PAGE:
Crypto Is Risky But Not Rigged

Bitcoin has had a bad time of it for the last year. The supposedly independent crypto world was going to be a safe haven when the dollar collapsed or the stock market crashed. What happened is that the US Federal Reserve has been raising interest rates to fight inflation and that has driven the dollar up and stocks down. Meanwhile, Bitcoin tracked with the Nasdaq instead of being independent. Then the FTC crypto exchange got in trouble with dubious internal loans and may collapse taking billions of dollars in crypto assets with it. Those who got into the crypto world in the last year or so have only seen pain instead of the spectacular results promised by celebrities paid to promote crypto. There has been a temptation, especially considering the FTC case, to say that crypto is a big setup designed to take people’s money. We would suggest that crypto is risky but not rigged. Impressive results are generally tied to higher risk in the world of investing.

What Is the Intrinsic Value of Bitcoin?

Back in the late 1980s Coca Cola stock was limping along in the $2 range for what would have been one share today. Warren Buffett looked at the stock and applied an intrinsic stock value approach to his decision whether to sell his shares or buy more. Buffett is famous for making a lot of money in the stock market and only investing in stocks when he understands what the company does to make money and how their business plan is likely to generate profits for years to come. He has also been quoted as saying that his favorite time frame for investing in a stock is forever. To make a long story short Coca Cola traded in the $20 range in the first decade of the century and trades for $55 today. With a 2.9% dividend yield, Coca Cola today pays a dividend every year equal to the late 1980s share price at which Buffett purchased Coke. This approach is followed by many successful long-term investors. These folks have generally avoided crypto investments because they do not know how to value them except using market sentiment indicators or short term technical analysis indicators of market price. Bitcoin does not pay dividends, does not have earnings to use for a P/E or CAPE ratio to compare with other investments.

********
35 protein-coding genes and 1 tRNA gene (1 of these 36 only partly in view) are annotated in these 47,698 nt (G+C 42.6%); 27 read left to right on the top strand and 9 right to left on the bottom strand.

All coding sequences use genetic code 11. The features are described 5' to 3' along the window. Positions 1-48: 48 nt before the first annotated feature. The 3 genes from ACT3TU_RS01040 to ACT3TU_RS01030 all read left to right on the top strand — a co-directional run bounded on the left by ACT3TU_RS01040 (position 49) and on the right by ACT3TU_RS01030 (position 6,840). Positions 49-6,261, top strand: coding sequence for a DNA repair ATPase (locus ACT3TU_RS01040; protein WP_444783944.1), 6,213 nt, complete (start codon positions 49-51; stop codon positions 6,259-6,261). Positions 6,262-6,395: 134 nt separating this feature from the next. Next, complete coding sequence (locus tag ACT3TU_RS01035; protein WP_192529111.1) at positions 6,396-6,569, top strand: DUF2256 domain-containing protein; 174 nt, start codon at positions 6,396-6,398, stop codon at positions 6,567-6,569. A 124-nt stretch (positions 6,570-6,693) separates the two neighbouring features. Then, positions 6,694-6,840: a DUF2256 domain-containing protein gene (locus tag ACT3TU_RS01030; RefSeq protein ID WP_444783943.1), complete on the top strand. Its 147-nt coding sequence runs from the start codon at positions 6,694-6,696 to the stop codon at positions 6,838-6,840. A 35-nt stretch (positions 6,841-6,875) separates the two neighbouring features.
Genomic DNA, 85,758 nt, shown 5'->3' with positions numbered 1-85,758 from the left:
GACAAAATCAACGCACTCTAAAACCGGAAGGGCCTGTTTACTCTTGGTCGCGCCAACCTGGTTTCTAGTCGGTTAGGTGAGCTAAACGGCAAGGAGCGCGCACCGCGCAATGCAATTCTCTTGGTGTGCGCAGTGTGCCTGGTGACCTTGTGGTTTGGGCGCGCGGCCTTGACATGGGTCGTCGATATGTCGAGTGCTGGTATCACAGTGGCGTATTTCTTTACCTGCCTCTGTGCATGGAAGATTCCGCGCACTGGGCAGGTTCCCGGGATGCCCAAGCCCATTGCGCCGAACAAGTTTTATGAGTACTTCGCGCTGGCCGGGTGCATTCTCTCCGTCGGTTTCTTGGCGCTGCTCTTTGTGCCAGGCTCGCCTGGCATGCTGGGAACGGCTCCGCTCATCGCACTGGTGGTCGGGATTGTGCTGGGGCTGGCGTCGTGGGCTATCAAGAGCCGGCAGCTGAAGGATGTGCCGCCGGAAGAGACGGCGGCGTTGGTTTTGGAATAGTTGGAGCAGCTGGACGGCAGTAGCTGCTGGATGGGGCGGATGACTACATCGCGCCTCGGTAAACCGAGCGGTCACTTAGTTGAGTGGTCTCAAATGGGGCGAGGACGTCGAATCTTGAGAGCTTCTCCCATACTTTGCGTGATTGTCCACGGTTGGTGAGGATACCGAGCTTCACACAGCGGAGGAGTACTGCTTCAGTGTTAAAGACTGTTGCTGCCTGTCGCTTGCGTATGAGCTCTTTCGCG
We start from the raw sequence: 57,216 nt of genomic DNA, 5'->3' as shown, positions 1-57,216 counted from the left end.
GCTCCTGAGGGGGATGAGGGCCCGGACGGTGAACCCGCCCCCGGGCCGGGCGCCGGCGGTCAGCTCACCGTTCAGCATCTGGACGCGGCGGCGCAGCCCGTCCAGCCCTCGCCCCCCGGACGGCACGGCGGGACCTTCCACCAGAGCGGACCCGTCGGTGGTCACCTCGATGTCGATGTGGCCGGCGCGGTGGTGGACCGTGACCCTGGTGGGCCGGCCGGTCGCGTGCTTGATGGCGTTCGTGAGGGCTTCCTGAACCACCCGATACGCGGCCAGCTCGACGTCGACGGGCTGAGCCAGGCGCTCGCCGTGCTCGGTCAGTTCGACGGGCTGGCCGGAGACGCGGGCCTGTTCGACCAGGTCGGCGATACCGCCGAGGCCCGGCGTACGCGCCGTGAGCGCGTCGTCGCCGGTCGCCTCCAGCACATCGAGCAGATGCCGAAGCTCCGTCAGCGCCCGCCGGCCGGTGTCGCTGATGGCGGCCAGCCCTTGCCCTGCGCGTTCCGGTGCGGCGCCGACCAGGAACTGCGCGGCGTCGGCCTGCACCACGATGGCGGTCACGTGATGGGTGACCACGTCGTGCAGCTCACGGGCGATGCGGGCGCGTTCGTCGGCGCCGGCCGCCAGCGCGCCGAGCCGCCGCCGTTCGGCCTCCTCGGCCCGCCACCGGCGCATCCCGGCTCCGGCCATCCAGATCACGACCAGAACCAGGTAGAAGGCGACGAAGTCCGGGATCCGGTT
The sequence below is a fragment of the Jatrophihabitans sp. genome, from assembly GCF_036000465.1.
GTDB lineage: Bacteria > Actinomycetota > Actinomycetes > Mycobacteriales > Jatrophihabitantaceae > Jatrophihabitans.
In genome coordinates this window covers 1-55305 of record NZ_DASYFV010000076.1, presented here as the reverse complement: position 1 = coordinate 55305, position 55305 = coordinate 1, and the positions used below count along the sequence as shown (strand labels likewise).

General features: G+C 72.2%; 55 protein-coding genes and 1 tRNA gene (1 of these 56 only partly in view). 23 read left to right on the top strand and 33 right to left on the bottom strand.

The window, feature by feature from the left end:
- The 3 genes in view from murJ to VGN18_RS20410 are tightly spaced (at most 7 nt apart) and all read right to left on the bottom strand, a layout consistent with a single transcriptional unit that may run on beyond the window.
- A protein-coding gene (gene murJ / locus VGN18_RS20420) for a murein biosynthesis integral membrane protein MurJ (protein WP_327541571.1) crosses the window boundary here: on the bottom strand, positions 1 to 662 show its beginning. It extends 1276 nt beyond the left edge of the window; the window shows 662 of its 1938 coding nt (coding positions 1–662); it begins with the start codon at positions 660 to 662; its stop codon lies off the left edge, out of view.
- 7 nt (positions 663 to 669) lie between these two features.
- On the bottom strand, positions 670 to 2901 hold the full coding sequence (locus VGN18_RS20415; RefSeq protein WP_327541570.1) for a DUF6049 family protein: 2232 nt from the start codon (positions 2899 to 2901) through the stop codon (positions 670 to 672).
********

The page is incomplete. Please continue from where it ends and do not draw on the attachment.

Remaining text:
Crypto Is Risky but Not Rigged

Is Crypto Rigged?

When one sees that a celebrity is fined for illegally promoting a cryptocurrency or that stable coins are backed by programmatic algorithms instead of hard cash one can be forgiven for thinking that crypto is rigged. However, the same sorts of things occur in the worlds of stocks, bonds, and real estate. Bloomberg looks at this issue and says not to learn the wrong lesson. They note that assets that hedge or protect against risk are rare and there are typically tradeoffs. For example, we wrote about how to invest without losing any money which is to buy treasuries, AAA bonds, or bank CDs and hold them until term. You do not lose any dollar amount in such investments and will gain a bit of interest but you will lose ground to inflation, especially today. The tradeoff is that when you want less risk you need to accept a lower rate of return and if you want a higher rate of return you need to accept a higher degree of risk. A glaring problem investing in Bitcoin and the rest of the crypto world has been the generally held assumption that investors can pretty much get something for nothing. The only rigged part of this equation can be countered by the old Roman saying and principle of the sale of goods, caveat emptor, let the buyer beware.

Regulation of the Crypto Niche

In the world of investments there are predictable risks. The economy goes up and down and either drives stocks up or drags them down. Bitcoin has generally followed the Nasdaq this last year which gives the cryptocurrency some predictability. On the other hand, when a crypto business is hiding problems with their assets and liquidity, that is a risk that is not predictable unless you assume that the entire niche is crooked, which it isn’t. Earlier this year Biden issued an executive order directing government agencies to get organized in terms of regulating digital currencies and payment systems. The collapse of FTC and its effect in dragging down the entire crypto market is likely to provide greater impetus for efforts to firm up new crypto regulations that will reduce the risk of trickery in the crypto niche but not market risks or the risk that cryptocurrencies like Bitcoin do not have a well-defined fundamental value.

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